Brad Currie just posted this Twitter Regiment in his blog and I love it. Does a great job summing up what you should do to become a connected educator:

MC: Don’t be intimidated.  Find someone you like and respect on Twitter, look at who they are following and start reading Twitter bios – this is how you’ll start creating your own PLN.  Look atCybraryman’s Educational Chats on Twiiter and check out some archives of previous chats and you’ll see the value of being a connected educator immediately!  Also remember that Twitter is all about give and take and you need to give as much as you take!

MB: Twitter allows me to broaden my school district.  I have access to other educators around the world with the same struggles and triumphs.  Together we are able to collaborate to make my learning environment the best possible.

TM:  Staff will quickly realize that they do not have time to NOT be a connected educator.  Education is moving too quickly to try and go at it alone.  Tap into your learning network for support, encouragement, and to share the incredible things that you’re doing!  There’s a team of educators out there waiting.  Will you join them/me?

From: Jerrry Blumengarten @cybraryman1 Sorry I got in late to the hangout (I got sidetracked helping a member of my PLN – Personal Learning Network) but I enjoyed helping your staff learn from us.  I feel that every educator or anyone interested in education should join us on Twitter.  We are a global network of passionate educators, parents and students trying to make a difference in education.  I love the fact that we are able to connect to learn, share and collaborate with one another.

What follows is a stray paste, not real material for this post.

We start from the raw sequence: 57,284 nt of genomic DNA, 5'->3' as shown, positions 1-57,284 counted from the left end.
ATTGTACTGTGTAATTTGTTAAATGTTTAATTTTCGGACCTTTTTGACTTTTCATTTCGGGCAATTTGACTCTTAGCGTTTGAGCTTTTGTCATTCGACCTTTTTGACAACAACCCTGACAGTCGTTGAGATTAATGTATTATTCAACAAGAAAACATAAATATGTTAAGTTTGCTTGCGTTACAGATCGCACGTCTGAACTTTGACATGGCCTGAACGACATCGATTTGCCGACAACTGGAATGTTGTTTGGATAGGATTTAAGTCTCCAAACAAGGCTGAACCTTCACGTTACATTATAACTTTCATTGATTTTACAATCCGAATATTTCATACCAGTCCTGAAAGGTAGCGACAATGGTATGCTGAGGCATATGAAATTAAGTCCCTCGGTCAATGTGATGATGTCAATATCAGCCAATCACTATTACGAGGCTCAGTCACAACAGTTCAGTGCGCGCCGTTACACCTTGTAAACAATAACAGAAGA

Special thanks to those educators mentioned who volunteered their time and expertise to help my staff think deeper on the benefits of becoming a connected educator.


  1. wow! thanks for that tremendous write-up. I really liked it towards the core. Hope you keep putting up this kind of awesome content

    March 3, 2013
  2. DR said:

    I’m curious about the word, “inservice.” That term was used in the last century and even then if was not understood. What does “inservice” mean to you? Is the opposite “outservice?” If so, what does that mean?
    I’m also wondering about another word – professional development. In 2013 we are all focusing on professional LEARNING – not inservice, not training, not pd, but professional LEARNING.
    It may seem like “only a word” but I’m wondering what message it sends.
    Yes, 2.0 tools expand the many possibilities and that is exciting but our goal continues to be to increase educator effectiveness. As we explore both online and f2f learning, let’s remember to focus on the WHY (what is our purpose), then identify the WHAT (academic content, tech tools, collaboration, leadership, teacher evaluation, character education – whatever is happening for the educators in your world!) and then we will design learning (HOW) that STICKS!! Learning Happens!!
    Your thoughts?

    March 4, 2013
    • Joe Mazza said:

      Hi DR: Thanks for writing. The word In Service means something different to all of us depending on where we work and the culture of “professional development” offered. Our aim is to teach teachers how of fish instead and flipping the default on traditional or as you call it, last century’s PD. As leaders, it’s up to us to expose educators, parents, student and admin of the possibilities out there in 2013.

      March 4, 2013
  3. BJ McCabe said:

    I enjoyed reading this Joe. I officially became a connected educator about 3 months ago and love it. I’ve mostly been observing some of the chats mentioned above, but after reading his I’m going to try to participate in them more often.

    Thanks again!

    March 7, 2013
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    August 27, 2013
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  6. Veronica Pena said:

    What a great compilation of expert words uniting in opinion on the promotion of a PLN. As I look to start a PLN in my school this shows a lot of helpful information. To see the support that gathered within minutes shows the power of being connected. The hours it takes to search solo for good resources on your own course is blown out of the water with a PLN resource. I plan to start one within the school I teach at but one day I’m sure it will grow beyond our walls.

    June 25, 2017